Poop jokes aside, the musical numbers in this definitely caught me off guard at first, but I’ll be damned if they weren’t toe-tappingly catchy. How could anyone not crack a smile at Michael Bolton singing as an 80’s clad Tiger? In fact, let’s put that to the test. Below is the official clip from the film of the song ‘Upbeat Inspirational Song About Life’. Just let the soothing tones of Michael Bolton’s voice bring you some joy today.

That’s just a taster of the kind of musical numbers this film holds, of which there is a handful. The music is catchy, upbeat, and is accompanied by great scenes in the film. Listening to the soundtrack as I write this, I can’t help but laugh remembering some of the ridiculous stuff that goes on during some of the songs.

Teen Titans GO! to the Movies has the perfect runtime and it doesn’t overstay its welcome (despite Robin’s objections). With only a couple of stinkers, the humor is mostly on point and you can’t help but enjoy yourself whilst watching the film. If you have younger siblings or family members, definitely invite them along for a watch at your local cinema.

Tom’s Rating:


Heartless (Short)

Year: 2018
Written & Directed by: Kevin Sluder
Runtime: 12 minutes 24 seconds
Cast: Stacy Snyder, Joanna Sotomura, Matt Mercer, Blaine Vedros, Ron Morehouse, Melody Melendez

Written by Tom Sheffield

Heartless is a brand new short film from the award-winning L.A based Sunshine Boy Productions and is inspired by Edgar Allan Poe’s ‘The Tell-Tale Heart’. Heartless marks Kevin Sluder’s directorial debut, who is also one half of Sunshine Boy Productions team alongside his wife, Jennifer, who is an executive producer on this film.

I will try to avoid spoilers ahead as best I can because if you do intend to watch this when it’s released for public viewing you’ll thank me for it!

Selby (Stacy Snyder) is about to deliver a presentation at work but it’s clear something is weighing heavily on her mind. Before she even starts her presentation, three ‘classic’ businessmen (total asshats who belittle women and think they’re God’s gift) already make it clear they would have preferred Clare, Selby’s co-worker who she worked on the presentation with, to have been presenting. This is then followed by a demand for Selby to fetch some coffee before she starts. The look on Selby’s face says it all and if looks could kill all three of the men would be laid out on the meeting room table. One of the men then tells Selby it’s just a joke but then says she has to smile before the presentation can start. The smile she forces herself to wear is the point Selby snaps and we learn who Clare is and why she isn’t the one presenting.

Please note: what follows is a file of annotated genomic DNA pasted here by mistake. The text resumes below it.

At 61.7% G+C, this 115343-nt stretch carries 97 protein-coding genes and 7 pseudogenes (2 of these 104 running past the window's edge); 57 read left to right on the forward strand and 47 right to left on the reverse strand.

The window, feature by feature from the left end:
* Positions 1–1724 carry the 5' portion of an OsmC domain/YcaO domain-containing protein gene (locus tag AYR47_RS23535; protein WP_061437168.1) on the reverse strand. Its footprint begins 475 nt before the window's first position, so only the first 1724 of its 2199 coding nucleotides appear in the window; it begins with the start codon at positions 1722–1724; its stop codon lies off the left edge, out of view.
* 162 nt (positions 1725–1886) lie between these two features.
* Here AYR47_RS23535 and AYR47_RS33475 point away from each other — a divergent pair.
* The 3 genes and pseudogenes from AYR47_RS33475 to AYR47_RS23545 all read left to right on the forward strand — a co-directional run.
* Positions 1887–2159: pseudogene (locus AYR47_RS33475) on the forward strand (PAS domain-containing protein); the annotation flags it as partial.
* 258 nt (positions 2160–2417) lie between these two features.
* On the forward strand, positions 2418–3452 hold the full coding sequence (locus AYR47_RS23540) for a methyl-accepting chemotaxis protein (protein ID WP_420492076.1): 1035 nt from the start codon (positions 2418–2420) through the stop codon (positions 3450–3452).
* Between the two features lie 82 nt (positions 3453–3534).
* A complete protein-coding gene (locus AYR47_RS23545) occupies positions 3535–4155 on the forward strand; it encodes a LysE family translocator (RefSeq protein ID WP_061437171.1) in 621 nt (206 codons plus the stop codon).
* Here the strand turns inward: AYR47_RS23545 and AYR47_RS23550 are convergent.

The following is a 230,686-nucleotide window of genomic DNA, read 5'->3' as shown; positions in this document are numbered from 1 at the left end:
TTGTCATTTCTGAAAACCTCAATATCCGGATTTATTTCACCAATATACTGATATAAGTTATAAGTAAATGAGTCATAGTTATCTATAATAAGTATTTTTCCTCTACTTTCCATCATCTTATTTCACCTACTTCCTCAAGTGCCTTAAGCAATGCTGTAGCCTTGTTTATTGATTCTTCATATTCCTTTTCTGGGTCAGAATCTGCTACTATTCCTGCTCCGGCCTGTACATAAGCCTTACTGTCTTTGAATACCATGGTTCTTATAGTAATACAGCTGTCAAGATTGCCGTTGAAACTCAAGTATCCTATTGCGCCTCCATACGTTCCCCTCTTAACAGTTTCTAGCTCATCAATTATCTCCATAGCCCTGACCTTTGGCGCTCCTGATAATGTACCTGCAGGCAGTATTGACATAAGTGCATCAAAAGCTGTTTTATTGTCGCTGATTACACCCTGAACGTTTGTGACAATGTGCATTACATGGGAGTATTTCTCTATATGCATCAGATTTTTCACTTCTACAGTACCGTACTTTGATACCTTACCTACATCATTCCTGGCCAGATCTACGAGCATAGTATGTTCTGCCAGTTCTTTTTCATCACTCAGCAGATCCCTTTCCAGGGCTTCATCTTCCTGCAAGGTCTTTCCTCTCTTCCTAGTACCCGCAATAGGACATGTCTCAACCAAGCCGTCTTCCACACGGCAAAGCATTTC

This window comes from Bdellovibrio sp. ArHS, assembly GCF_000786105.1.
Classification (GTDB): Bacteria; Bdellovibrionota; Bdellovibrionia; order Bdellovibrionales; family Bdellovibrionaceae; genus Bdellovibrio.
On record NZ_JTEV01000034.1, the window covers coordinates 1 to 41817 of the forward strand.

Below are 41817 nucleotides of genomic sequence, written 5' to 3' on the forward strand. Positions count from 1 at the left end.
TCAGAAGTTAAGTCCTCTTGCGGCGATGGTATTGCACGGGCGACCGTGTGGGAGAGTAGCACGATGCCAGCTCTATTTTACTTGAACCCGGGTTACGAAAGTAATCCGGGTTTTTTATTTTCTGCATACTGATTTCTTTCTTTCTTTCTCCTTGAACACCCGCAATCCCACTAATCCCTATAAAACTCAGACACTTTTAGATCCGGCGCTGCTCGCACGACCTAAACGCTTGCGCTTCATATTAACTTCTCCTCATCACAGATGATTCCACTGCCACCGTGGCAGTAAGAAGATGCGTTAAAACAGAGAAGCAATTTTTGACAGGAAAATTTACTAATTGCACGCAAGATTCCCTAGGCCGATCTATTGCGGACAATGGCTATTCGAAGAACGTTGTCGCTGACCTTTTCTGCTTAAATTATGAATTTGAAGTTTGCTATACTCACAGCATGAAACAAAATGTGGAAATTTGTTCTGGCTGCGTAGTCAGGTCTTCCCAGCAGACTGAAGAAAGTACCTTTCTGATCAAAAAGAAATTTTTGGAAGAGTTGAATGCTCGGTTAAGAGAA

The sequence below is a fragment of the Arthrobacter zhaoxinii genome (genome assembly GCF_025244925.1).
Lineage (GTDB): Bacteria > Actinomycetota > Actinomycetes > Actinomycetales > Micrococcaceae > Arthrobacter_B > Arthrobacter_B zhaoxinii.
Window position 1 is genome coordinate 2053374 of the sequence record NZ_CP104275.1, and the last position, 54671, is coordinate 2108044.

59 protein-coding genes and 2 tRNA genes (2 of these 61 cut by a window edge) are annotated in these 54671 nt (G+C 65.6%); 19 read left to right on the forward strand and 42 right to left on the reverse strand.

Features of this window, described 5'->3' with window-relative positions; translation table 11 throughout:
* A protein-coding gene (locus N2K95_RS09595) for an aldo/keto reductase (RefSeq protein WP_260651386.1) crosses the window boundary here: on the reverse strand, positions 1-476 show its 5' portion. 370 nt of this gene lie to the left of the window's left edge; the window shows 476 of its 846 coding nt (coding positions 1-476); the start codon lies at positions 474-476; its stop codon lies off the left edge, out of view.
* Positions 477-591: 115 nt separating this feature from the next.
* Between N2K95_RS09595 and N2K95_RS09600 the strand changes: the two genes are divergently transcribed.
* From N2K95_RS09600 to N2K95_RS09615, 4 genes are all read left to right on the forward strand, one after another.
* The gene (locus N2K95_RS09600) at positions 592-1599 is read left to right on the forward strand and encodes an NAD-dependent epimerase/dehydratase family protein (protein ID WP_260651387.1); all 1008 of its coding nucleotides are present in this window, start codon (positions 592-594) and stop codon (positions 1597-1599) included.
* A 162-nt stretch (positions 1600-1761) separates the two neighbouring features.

Selby gives Christian Bale’s Patrick Bateman a run for his money when she snaps, and it makes for bloody magnificent viewing. My jaw literally dropped during the flashback to the night before when we learn of Clare’s fate. Snyder absolutely nails her performance as she completely owns the screen and I found myself unable to take my eyes off her (those of a squeamish nature may find themselves looking away during one or two particular moments). Admittedly I haven’t seen any of Snyder’s previous work, but having seen her in this I will definitely be seeking some out.


I really couldn’t write this review and not praise Josh and Sierra Russell for their incredible blood and gore effects. Their work on this short is easily better than some feature-length films I’ve seen and it really elevates this short to a whole other level. I really didn’t expect this film to make me jump back in my chair in surprise during some of its big moments, but the makeup and effects are incredibly well detailed and executed that, for a moment, I fully believed someone just had their throat sliced open with a coffee mug.